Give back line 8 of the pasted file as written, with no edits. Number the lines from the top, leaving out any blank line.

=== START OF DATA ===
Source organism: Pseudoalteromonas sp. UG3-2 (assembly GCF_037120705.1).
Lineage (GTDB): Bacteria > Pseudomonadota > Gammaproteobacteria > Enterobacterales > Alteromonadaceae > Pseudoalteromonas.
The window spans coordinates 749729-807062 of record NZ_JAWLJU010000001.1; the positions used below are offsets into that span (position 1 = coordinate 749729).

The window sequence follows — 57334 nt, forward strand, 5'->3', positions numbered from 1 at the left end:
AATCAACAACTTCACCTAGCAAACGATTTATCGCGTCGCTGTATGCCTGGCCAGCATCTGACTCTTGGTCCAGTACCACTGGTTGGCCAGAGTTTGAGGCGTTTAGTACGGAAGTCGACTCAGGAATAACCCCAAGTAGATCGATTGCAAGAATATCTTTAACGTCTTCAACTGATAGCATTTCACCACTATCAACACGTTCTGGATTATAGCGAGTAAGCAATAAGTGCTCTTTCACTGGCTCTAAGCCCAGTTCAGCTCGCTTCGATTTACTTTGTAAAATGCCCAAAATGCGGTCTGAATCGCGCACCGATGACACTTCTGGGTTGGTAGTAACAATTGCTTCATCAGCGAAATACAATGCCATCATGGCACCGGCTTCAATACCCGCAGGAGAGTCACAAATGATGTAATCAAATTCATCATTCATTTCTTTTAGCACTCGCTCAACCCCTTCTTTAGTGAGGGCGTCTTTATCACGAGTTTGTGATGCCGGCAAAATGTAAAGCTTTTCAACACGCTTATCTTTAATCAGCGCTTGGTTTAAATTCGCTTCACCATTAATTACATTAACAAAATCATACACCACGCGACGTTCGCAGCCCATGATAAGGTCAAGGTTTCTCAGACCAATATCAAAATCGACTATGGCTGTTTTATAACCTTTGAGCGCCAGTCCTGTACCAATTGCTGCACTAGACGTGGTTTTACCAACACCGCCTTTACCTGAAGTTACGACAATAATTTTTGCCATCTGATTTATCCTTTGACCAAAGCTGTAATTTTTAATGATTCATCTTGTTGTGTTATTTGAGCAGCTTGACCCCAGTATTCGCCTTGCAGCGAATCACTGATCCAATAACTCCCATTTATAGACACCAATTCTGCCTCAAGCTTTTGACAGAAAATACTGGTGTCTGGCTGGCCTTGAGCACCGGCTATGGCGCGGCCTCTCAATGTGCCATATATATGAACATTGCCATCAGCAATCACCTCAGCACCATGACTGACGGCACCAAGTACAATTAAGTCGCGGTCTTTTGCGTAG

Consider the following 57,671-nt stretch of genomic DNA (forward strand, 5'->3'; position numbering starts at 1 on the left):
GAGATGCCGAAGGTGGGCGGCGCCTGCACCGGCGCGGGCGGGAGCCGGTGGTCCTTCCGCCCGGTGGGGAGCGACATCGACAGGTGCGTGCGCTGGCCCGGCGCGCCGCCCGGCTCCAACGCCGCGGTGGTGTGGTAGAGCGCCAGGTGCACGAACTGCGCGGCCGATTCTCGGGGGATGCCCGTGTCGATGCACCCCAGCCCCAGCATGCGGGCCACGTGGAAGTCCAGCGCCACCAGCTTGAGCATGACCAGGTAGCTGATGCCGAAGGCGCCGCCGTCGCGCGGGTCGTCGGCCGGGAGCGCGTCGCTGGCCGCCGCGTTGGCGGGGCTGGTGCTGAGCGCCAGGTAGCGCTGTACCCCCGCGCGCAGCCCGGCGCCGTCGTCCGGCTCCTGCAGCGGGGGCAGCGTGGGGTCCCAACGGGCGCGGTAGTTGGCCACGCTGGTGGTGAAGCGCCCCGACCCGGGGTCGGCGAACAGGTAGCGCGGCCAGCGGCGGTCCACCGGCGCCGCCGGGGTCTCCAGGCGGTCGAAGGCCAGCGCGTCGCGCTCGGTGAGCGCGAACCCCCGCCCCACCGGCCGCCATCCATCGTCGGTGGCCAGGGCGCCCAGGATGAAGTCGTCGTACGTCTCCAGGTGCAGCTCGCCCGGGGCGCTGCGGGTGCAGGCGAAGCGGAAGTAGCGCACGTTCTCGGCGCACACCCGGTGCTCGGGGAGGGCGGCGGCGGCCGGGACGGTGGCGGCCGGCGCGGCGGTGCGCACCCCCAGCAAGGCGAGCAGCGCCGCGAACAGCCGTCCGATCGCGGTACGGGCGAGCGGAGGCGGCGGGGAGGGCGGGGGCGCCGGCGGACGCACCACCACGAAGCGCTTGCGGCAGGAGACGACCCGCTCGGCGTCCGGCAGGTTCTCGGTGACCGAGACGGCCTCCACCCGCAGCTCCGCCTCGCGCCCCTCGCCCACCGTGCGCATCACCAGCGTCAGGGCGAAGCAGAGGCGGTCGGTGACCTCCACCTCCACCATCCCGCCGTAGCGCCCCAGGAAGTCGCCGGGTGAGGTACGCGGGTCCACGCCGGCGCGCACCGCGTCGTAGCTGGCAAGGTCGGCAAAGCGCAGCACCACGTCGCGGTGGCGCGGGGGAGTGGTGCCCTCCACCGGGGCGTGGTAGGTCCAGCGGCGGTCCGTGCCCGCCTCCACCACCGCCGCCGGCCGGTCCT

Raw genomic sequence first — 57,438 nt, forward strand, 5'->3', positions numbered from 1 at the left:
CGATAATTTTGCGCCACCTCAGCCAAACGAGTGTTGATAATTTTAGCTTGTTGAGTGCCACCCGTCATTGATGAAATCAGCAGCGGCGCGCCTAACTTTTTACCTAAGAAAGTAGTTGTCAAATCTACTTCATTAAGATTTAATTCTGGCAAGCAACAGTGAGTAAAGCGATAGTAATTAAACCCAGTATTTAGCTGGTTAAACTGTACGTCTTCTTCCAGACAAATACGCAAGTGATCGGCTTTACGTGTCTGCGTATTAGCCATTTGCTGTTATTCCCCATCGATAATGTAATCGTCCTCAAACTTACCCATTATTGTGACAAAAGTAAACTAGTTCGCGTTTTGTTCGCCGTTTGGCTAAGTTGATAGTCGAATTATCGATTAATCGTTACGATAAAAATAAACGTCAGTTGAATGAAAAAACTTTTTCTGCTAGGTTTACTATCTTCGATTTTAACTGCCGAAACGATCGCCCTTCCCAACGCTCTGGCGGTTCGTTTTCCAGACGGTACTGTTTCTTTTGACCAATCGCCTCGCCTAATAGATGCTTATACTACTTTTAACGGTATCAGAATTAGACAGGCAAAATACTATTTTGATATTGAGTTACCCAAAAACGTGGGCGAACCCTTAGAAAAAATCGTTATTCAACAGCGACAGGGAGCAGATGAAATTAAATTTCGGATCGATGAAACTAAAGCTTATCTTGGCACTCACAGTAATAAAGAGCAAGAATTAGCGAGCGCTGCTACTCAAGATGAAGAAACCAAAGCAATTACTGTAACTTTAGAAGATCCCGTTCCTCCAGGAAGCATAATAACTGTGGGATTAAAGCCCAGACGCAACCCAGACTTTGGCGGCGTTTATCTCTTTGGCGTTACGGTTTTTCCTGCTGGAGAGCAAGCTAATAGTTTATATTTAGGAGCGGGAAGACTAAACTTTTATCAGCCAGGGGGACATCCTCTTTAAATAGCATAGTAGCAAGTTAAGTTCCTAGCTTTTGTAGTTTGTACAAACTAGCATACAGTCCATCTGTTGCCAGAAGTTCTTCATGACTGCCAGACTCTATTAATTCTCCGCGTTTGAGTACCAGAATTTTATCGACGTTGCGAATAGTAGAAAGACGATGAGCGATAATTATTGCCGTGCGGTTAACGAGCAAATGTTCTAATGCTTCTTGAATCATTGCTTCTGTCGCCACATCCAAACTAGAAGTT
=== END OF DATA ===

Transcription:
Raw genomic sequence first — 57,438 nt, forward strand, 5'->3', positions numbered from 1 at the left: